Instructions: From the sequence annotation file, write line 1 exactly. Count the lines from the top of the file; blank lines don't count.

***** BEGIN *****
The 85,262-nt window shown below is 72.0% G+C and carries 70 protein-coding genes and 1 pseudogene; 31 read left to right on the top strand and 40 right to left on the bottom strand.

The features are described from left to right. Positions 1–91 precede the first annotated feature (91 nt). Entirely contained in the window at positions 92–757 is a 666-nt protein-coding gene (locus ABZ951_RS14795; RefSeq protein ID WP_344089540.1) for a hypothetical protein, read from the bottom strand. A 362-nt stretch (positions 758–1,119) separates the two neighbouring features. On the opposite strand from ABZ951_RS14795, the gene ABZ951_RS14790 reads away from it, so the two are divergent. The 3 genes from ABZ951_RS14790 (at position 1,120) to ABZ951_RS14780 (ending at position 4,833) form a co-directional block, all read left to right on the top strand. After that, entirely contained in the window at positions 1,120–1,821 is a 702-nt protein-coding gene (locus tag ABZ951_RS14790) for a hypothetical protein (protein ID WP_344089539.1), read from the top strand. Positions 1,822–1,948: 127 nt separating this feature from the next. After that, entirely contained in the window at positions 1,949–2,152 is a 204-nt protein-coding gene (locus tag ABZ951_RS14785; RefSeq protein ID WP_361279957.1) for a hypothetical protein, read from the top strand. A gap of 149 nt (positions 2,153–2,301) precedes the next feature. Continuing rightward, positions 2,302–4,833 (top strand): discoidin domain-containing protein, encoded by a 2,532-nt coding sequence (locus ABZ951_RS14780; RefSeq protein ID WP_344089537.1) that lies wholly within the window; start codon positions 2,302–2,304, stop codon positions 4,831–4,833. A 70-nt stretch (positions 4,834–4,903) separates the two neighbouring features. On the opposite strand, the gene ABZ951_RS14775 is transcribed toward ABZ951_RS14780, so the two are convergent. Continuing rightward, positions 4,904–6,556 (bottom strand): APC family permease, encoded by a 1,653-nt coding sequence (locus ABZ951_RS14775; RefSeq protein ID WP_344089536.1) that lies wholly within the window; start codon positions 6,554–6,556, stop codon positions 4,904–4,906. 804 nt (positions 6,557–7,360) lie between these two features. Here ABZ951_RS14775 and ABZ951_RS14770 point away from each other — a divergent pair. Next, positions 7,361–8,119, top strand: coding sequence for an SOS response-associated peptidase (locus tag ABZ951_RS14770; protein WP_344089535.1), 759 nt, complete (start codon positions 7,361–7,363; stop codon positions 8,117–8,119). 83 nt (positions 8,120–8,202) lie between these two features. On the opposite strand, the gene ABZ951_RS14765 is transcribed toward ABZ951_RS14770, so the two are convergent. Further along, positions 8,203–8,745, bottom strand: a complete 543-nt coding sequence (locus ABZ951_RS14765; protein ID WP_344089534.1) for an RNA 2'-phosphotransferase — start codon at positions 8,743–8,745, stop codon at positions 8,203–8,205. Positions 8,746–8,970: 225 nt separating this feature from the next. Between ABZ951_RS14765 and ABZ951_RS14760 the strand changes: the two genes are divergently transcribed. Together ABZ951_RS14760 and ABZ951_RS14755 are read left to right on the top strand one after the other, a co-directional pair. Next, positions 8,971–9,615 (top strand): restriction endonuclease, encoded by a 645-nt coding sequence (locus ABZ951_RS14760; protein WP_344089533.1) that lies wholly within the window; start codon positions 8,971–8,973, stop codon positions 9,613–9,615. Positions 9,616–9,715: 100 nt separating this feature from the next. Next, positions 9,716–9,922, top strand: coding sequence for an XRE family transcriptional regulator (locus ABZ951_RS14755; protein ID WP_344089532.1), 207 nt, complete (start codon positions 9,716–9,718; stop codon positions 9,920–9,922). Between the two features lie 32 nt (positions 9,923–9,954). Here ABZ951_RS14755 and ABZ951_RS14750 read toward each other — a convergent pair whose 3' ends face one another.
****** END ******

The 85,262-nt window shown below is 72.0% G+C and carries 70 protein-coding genes and 1 pseudogene; 31 read left to right on the top strand and 40 right to left on the bottom strand.